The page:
New Developments Coming to Downtown Edmond

Two new mixed-use projects are being developed near the railroad in downtown Edmond, adding restaurant, entertainment as well as office and retail space to the area.

Edmond Railyard is nearing completion for the fall and the Rail Spur District is projected for completion by summer 2020.

Janet Yowell, Edmond Economic Development Authority executive director, said while the owners of the two projects are different, their vision is the same.

“I think they both see an opportunity here to create some synergy in downtown Edmond that we have not had up to this point,” Yowell said. “The people who are doing the Railyard have got a variety of concepts they are bringing in.”

Edmond Railyard, located at 23 W. First Street, is a mixed-use development consisting of six restaurants, one craft bar and office space.

Cities, an ice cream and cookie concept by the owners of Capitals Ice Cream, is expected to open this fall.

Community Through Beer Group, who started the Patriarch in Edmond, are opening 1884, a craft beer, cocktail and wine concept. There will be a cigar lounge on the second floor mezzanine that overlooks seating below.

Hott Wings, a restaurant by Eddie Wrenn, is also in the works for the Railyard. Wrenn has been serving Edmond wings for four years from both his food truck, as well as his bar and grill, Eddie’s, near the University of Central Oklahoma campus.

Other concepts include Gogi Go Korean BBQ and Oak City Pizza Co.

“The owners of the Railyard building saw an opportunity, were able to acquire it and for what they wanted to do, I think this probably worked out easier for them to renovate as opposed to take it all down,” Yowell said.

The Railyard building is an open concept, which allows the tenants to do their own individual finish out.

“The Rail Spur District sits on the other side of the tracks, just a block to the south. There are about three acres there,” Yowell said. “There are two historic buildings on the historic register that they are going to renovate. That can get costly, but they will get historic tax credits.”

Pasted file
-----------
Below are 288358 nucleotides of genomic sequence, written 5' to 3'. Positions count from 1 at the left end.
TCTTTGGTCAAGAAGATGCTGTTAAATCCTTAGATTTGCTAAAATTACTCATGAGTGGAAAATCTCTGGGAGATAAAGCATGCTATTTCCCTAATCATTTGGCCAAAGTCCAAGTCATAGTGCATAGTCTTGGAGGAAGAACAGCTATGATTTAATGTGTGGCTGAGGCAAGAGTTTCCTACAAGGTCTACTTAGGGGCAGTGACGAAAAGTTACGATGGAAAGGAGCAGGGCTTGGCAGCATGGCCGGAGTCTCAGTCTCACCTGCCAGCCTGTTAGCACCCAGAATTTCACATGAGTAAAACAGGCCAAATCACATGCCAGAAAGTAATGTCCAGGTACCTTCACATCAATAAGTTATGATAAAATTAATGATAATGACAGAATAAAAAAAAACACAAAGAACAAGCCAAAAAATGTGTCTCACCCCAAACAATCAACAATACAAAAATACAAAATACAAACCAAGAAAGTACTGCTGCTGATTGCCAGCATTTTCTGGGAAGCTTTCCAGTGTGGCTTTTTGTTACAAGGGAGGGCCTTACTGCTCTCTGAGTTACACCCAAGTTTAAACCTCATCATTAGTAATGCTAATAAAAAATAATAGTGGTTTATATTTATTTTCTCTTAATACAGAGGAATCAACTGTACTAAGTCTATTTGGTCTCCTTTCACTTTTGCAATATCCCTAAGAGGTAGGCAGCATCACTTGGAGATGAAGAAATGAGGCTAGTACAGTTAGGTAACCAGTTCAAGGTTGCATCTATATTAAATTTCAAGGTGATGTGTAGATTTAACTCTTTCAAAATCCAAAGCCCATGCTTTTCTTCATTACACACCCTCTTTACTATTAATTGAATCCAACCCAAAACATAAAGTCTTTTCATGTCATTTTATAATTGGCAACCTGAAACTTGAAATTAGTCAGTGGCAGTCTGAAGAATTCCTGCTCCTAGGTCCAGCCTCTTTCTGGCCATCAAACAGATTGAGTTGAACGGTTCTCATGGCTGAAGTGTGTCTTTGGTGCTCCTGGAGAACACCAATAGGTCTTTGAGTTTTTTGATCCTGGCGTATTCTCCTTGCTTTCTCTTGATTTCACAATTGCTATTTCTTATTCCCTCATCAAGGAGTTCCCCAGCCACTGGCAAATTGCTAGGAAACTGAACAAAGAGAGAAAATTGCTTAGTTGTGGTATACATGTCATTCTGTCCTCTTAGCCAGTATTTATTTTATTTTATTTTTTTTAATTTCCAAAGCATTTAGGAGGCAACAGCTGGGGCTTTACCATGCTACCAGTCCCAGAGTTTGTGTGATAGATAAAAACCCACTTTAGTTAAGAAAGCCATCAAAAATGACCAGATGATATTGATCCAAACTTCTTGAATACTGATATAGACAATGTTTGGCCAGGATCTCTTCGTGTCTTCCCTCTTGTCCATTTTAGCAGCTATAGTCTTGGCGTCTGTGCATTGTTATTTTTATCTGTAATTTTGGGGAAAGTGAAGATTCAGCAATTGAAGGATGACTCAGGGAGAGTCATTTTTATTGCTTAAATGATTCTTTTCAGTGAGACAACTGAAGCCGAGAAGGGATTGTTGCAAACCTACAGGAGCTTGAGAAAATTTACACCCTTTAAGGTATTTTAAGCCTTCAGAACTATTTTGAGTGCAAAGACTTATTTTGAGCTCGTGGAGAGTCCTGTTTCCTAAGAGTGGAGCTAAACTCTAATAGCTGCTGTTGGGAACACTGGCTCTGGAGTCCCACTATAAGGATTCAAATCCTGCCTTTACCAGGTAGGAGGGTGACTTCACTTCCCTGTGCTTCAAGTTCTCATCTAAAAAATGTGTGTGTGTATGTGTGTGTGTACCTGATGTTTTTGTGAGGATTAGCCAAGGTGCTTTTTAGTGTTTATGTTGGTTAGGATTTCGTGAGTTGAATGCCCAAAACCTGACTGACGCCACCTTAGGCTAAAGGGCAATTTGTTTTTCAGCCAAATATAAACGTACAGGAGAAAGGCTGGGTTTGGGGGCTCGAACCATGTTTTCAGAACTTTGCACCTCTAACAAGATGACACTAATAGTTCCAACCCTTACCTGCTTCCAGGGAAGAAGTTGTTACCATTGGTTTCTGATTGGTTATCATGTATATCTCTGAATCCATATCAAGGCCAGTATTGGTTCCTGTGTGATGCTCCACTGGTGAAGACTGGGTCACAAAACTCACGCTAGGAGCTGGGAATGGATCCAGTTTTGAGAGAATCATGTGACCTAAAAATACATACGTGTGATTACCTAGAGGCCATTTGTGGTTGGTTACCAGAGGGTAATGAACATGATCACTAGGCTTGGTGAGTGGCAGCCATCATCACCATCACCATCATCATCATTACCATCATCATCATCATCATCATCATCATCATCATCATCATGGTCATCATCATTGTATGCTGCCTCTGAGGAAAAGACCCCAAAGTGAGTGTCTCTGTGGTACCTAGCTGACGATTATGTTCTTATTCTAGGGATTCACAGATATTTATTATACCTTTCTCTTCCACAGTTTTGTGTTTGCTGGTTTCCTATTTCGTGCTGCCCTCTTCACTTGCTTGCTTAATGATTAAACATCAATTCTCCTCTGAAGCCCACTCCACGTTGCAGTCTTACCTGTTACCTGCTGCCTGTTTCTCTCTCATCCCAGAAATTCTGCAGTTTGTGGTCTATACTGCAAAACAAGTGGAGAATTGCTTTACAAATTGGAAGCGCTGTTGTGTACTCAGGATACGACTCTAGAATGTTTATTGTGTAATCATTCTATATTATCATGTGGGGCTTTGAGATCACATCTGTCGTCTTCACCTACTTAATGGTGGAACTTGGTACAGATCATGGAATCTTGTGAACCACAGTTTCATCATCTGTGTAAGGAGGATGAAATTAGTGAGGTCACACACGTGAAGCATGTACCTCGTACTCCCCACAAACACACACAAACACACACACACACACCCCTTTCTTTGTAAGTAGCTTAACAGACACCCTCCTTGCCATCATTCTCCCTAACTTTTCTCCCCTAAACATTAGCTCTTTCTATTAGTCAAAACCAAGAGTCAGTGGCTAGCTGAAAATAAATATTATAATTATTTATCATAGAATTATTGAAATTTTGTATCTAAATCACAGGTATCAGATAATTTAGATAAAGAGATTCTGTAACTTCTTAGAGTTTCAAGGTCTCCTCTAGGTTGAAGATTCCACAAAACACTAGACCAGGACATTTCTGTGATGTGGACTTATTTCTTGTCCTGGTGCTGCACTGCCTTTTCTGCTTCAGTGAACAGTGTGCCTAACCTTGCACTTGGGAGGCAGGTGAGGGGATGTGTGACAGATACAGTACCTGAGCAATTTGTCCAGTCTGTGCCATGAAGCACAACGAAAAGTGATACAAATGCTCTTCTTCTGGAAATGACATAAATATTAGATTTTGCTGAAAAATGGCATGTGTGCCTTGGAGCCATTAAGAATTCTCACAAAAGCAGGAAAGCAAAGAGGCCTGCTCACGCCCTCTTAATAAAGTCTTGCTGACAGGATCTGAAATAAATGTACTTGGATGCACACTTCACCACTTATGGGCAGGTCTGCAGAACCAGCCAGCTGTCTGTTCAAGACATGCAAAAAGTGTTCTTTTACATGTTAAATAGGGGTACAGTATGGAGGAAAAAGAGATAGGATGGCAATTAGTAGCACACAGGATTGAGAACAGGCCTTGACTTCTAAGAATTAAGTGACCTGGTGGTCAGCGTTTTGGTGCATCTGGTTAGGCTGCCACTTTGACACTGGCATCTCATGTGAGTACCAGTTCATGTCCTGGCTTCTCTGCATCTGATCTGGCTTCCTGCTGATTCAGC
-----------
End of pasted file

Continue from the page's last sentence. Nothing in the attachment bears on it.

The century-old buildings receiving the tax credits are the Edmond Ice House and stables.

The 14,000-square-foot area will have one as a private rental venue, while another is expected to have four restaurant concepts, including a white tablecloth restaurant. There will be open air space, as well as covered patio seating.

The Rail Spur project is getting an incentive from the City of Edmond for infrastructure changes.

“Our incentive includes building a public parking lot with 82 spaces and improving alleys that lead to the area, up to an amount of $700,000,” Yowell said.

Yowell said these projects will give UCO students things to do downtown and she said she hopes an uptick in activity to the area will send ripples through Edmond’s economy and culture.

“We’re seeing people take a look at additional kinds of development because of this,” Yowell said. “A residential development is coming from the same group that owns the Railyard. On Fifth and Littler, Park17, which will be 17 apartment units, is already under construction. So we’re seeing these pockets of synergy and it interests other developers.”

Sherry Jordan, president and CEO of Edmond Area Chamber of Commerce, said she sees an opportunity to garner the attention of younger generations.

“There is a critical element missing right now in our offerings to young people,” Jordan said. “Many people go to Chisholm Creek or the Paseo for their experience of having somewhere indoor/outdoor where they can dine and meet their friends. We feel like this will re-energize our city and attract young professionals into our area.”

Jordan said when thinking about the things you create for the future, you want bright young people to stay here and that needs to be the focus.

Matt Boydstun, Edmond Young Professionals Advisory Board chair, said the group had the chance to hear from the developers and the Economic Development Authority at an event a few months ago and the enthusiasm in the room was palpable.

“With a few exceptions, Heard on Hurd being the main one, Edmonites must leave the city limits for trendy, cultural experiences,” Boydstun said. “These two projects should help boost the appeal of Edmond to be a destination and not just an excellent place to live.”

Boydstun said young professionals who are plugged into the Edmond economy prefer to keep sales tax revenue within Edmond city limits. He said he hopes the locations of these projects will have a spillover effect on restaurants like The Fixx and Deckles in other parts of the city.

“What is particularly exciting about these projects is their focus on providing more than high-quality restaurants and retail experiences, but true destinations with live music and gathering spaces,” Boydstun said.

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